On the same day itself, by 5.00pm (I Conquered Istanbul) we journeyed to Canakkale. Quite a long tiring journey, imagine sitting put in the coach for approximately 5 hours? Basically, patiently journeying and none else. None potentially, neither can you see anything outside because, believe me when I say that winter darkness will set it latest by 6.00pm, In fact even earlier. Wish there are internal flights in Turkey for flying us from one city to the other, hopefully there will be in the near future, but I guess for the time being, you don't have much choice except coach driven or if you self touring, you may consider hiring a car. This coach driven I think is sincerely a whole lot better because it does ease you from tiring yourself for no apparent reason and if you are sleeping beauty, better still. Some people I know can literally shut down anywhere, not me though. I did catnap in between, movie watching was also going on and tour guide did try to keep us entertained by speaking for the first half an hour.
Arriving at the apartment sort of hotel after 9.00pm, I literally dashed to my room across the other block for keeping my luggage aside, and then dashed forth in the freezing winter for dinner. Prepared specifically for our group, not that I noticed any other tour groups, dinner by the way fared quite alright. Back to my room, I showered, I made sure curtains were drawn as close as possible since my room is on the lowest ground, I hopped into bed and tried my utter level best to call it a night. Sleeping during travelling for me, believe me, is hell, nevertheless, I think I did shut down for maybe 4 to 5 hours.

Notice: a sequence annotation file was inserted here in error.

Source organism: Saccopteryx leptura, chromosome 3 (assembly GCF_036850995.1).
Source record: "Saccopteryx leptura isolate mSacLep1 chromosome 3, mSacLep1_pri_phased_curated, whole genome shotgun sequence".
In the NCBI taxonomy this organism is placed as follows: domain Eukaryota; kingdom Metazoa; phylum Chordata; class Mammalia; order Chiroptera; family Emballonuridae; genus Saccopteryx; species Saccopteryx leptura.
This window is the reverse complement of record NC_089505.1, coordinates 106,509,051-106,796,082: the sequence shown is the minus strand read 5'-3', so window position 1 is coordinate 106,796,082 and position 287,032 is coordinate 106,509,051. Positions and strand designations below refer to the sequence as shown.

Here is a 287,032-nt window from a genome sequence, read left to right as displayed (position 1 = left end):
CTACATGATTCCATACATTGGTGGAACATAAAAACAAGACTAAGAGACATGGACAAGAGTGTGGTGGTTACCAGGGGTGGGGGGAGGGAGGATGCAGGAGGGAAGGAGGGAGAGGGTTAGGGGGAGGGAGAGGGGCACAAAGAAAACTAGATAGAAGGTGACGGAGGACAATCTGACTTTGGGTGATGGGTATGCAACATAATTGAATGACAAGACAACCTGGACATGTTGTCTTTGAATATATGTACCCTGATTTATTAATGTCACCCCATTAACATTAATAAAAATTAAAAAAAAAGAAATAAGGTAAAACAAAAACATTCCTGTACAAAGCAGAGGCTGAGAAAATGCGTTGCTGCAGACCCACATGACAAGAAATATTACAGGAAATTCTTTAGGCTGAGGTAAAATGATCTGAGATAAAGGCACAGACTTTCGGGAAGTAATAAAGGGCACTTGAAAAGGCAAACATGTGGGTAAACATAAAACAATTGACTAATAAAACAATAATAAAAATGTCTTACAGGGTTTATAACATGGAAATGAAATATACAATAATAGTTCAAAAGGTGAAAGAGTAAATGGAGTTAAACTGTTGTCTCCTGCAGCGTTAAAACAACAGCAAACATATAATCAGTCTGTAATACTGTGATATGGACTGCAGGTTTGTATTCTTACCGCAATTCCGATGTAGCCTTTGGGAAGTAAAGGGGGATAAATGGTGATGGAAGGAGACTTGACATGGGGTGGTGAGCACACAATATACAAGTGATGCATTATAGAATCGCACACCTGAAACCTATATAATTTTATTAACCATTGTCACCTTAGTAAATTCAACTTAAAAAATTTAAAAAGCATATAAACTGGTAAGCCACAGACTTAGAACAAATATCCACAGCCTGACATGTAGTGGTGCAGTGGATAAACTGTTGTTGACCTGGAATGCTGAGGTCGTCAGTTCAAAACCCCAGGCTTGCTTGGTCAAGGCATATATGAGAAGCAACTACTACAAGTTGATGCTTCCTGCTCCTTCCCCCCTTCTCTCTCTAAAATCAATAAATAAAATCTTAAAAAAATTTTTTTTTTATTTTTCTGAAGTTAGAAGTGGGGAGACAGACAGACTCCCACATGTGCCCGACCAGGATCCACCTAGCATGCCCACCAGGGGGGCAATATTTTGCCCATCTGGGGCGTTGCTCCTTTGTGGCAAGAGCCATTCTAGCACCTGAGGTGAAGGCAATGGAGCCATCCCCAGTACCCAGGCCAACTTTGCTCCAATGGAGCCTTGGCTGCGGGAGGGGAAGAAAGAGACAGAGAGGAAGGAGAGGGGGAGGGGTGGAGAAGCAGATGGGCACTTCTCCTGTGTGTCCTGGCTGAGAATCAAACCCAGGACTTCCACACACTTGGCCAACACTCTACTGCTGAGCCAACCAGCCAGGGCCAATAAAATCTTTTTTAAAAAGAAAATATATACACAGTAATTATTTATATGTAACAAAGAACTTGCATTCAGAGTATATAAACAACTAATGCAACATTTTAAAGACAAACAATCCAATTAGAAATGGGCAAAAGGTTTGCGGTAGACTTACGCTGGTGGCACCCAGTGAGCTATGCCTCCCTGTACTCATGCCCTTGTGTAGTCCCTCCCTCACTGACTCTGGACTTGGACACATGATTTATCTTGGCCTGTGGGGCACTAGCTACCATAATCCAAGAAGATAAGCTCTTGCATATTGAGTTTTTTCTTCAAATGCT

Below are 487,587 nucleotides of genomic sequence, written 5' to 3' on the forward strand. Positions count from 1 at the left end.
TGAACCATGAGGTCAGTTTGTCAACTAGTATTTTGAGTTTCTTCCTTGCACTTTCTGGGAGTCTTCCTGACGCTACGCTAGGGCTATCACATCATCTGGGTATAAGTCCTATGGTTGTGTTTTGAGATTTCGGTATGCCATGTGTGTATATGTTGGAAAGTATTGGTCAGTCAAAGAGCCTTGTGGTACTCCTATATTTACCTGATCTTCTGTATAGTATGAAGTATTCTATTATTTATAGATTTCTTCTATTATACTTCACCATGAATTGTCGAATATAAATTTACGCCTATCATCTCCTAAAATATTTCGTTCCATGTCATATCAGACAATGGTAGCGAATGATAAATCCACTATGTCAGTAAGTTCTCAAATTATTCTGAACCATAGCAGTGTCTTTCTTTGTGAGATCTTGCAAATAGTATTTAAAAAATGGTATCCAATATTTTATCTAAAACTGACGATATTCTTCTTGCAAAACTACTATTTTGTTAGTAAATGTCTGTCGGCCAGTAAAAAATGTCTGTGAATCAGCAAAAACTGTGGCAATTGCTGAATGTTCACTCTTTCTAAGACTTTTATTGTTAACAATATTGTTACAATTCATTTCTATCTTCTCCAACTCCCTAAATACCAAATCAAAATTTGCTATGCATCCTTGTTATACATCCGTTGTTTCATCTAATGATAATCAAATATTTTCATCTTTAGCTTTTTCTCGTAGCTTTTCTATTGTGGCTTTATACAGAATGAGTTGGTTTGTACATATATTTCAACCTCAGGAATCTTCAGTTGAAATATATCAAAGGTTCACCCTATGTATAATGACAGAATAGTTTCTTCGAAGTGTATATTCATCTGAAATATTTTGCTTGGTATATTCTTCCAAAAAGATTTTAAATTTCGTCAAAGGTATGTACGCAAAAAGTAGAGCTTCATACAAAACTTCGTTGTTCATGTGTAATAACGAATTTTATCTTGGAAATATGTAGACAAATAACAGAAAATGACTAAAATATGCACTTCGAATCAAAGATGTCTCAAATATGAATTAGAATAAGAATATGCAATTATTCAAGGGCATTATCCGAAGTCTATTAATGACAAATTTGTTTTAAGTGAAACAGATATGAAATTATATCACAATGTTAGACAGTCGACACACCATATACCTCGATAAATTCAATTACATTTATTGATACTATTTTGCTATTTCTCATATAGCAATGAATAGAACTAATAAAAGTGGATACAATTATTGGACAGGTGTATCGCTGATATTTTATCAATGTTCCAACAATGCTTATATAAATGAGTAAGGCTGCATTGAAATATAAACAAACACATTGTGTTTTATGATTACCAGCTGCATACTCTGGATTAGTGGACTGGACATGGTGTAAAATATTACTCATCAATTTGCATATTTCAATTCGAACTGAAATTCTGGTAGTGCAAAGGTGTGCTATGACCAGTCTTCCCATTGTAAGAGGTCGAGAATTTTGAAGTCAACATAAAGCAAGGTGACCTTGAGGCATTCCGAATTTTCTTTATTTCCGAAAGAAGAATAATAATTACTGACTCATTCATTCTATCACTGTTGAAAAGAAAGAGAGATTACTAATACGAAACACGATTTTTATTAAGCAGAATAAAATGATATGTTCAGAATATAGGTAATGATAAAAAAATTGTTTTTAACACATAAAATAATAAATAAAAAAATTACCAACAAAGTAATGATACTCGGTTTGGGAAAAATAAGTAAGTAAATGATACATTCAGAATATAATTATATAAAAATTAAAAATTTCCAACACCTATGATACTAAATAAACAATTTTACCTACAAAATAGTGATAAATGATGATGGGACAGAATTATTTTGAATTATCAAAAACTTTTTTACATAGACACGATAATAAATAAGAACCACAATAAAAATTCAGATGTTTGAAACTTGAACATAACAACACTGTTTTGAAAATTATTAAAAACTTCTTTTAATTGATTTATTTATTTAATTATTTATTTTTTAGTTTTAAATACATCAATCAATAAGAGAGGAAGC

Next morning, once we had tucked into breakfast, off we left for Troy. Troy! One of the most famous archaeological sites in the world, mind you, 4,000 years of history and discovered in the 19th century, UNESCO listed ancient Troy is where the legendary Trojan War took place. Having gone through a series of action reaction, including the Balkan invasion, rejuvenated during the Greek and Roman rules and even a stint as a Byzantine town before falling into a state of ruin, Trojan War, an important Greek mythological story about the Trojan prince ((Paris) who ran away with Zeus' daughter (Helen), sparked a 10 year war. Basically, Troy is an epic ancient historical site (Angkor Wat Cambodia)where you will see, obviously, must be the ruins right? Of course. Ancient wall cities, excavation, wooden Trojan Horse and a small open air threatre complete with raised tiered seating and a sunken stage. All of these presumably well marked, please do watch your steps because the rocky and slippery paths at certain places can get rough and tough.
Half a day in Troy, followed by lunch and to Acropolis of Pergamum. Another well preserved historical ancient ruins (Ayutthaya Thailand) akin Troy, completed in the 5th Century BC and Bergama's richest archaeological perched atop a high steep-sided hill, Acropolis of Pergamum offer tourists like us a full glimpse of ancient Turkey when glory, power and war reigned. What will you see in Arcopolis of Pergamum? Hellenistic Theater, Trajaneum, Atheneum, Sanctuary of Athena, Royal Palaces, Temple of Demeter, House of Attalus, Lower Agora and Gate of Eumenes. Two hours of your time let loose for viewing all of these, don't miss out on taking the cable car for the broad magnificent spectrum of Bergama at the hilltop.